2000 Volume 3 Issue 1 Pages 7-11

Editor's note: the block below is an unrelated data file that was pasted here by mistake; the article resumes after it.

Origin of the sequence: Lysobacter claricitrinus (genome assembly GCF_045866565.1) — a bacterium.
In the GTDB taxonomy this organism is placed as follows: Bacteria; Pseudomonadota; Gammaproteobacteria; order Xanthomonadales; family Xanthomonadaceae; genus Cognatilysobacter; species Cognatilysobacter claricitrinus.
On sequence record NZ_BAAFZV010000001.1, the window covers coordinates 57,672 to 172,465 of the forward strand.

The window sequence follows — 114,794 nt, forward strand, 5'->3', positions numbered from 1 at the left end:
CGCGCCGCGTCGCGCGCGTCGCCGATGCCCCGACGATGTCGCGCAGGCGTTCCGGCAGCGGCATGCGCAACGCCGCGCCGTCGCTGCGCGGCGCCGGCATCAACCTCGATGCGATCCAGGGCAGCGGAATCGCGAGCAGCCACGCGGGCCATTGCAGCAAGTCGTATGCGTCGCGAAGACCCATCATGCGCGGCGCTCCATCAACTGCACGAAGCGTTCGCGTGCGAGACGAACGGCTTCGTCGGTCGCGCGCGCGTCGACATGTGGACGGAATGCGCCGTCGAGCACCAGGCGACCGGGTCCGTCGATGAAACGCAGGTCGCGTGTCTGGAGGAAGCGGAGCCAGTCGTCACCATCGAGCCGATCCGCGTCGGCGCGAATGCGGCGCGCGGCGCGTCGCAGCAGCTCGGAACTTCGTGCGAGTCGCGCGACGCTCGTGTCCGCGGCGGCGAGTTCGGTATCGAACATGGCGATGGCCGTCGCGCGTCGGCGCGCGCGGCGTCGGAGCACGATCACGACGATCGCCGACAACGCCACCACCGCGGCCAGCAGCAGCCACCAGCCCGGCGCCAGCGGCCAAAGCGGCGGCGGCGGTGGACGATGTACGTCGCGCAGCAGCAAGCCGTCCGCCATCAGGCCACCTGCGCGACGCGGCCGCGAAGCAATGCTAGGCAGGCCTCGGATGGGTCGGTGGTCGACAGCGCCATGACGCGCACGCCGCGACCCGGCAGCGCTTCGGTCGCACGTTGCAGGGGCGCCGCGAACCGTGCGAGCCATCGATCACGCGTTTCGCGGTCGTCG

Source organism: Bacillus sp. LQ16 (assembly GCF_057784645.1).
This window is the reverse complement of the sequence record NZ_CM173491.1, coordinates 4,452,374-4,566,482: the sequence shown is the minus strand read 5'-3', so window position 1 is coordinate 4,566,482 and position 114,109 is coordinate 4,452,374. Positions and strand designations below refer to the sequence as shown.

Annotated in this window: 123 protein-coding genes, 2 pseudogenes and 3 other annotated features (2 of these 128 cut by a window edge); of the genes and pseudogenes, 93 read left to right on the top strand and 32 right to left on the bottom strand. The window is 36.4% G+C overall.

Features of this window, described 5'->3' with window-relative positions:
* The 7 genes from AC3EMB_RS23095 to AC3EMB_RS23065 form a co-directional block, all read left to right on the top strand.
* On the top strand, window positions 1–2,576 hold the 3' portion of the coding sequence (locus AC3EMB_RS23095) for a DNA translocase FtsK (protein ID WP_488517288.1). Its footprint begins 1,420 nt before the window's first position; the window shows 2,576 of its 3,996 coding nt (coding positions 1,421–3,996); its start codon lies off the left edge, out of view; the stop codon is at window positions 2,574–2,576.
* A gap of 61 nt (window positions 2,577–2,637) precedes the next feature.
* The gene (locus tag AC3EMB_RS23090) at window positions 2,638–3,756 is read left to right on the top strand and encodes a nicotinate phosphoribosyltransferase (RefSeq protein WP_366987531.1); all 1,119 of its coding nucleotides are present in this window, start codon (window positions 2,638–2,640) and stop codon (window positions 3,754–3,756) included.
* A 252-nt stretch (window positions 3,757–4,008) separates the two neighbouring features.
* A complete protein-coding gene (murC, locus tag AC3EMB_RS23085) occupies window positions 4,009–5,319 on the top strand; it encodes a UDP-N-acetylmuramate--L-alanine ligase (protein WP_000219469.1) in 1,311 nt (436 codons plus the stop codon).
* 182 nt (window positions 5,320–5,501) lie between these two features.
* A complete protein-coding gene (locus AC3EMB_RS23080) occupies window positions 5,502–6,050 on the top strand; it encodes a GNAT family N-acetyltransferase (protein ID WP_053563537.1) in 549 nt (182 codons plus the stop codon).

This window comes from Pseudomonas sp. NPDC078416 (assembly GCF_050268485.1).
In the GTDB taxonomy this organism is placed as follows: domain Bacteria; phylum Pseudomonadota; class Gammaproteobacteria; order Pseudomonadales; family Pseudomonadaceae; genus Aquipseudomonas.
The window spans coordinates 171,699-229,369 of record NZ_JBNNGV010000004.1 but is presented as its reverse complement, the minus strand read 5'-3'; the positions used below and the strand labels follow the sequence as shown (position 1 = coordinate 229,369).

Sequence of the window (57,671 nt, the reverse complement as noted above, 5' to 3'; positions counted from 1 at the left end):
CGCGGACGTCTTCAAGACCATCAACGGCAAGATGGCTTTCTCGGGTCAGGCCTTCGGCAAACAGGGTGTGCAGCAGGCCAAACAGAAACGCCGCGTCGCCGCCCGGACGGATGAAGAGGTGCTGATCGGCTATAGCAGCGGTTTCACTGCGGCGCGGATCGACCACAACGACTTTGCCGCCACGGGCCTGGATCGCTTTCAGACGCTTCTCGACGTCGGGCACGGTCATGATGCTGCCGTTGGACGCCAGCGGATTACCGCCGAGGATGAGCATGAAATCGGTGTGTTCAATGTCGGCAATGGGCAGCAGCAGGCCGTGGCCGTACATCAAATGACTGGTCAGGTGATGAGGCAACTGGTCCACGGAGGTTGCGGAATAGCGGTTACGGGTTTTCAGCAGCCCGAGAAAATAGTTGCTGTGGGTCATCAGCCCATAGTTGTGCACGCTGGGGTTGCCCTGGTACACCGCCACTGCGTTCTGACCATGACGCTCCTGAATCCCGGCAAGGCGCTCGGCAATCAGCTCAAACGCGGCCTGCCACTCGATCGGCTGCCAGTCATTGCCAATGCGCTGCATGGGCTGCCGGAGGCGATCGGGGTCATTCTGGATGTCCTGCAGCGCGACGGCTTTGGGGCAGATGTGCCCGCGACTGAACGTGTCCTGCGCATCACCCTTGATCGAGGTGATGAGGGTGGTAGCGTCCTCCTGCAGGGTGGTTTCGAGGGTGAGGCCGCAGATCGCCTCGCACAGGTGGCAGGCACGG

Past intervention studies on bone remodeling for preventing osteoporosis in elderly women often lack sufficient description of the intensity of the exercise, though bone remodeling is dependent on applied force at specific sites. The effectiveness of exercise in increasing bone density cannot be defined without sufficient description of the intensity and targeted site of the exercise. We conducted kinetic and kinematic analyses of the lower extremities in order to categorize exercise in terms of compression force applied at the proximal end of the femur, to formulate guidelines for prescribing exercise to elderly women. Thirty healthy women aged 18-24 participated in the study. Joint compression force at the proximal end of the femur was measured with the aid of motion analysis devices under several conditions of impulsive loading. Joint compression force at the proximal end of the femur was estimated for twenty-two exercise regimes varying from low to high-impact exercises, including jumping off, stepping down, vertical jumping, and dropping down after heel raises. Some exercises appear to be inappropriate for exercise intervention, because the variability for these exercises is high. Most of the jumping exercises, with coefficients exceeding 0.36, were excluded from further analysis. Of the remaining exercises, four were categorized as statistically different loads, as determined by a posthoc test of one-way analysis of variance of joint compression force. These included jumping off a 10 cm platform, stepping down from a 20 cm platform with the knees in the extended position, stepping down from a 20 cm platform with the knees in a relaxed position, and heel dropping at 80 cycles per minute with the knees in a relaxed position. The joint compression forces during these exercises were 2.32 ± .81, 1.81 ± .59, 1.45 ± .59, and 1.00 ± .27 times as much as the subject’s body weight, respectively.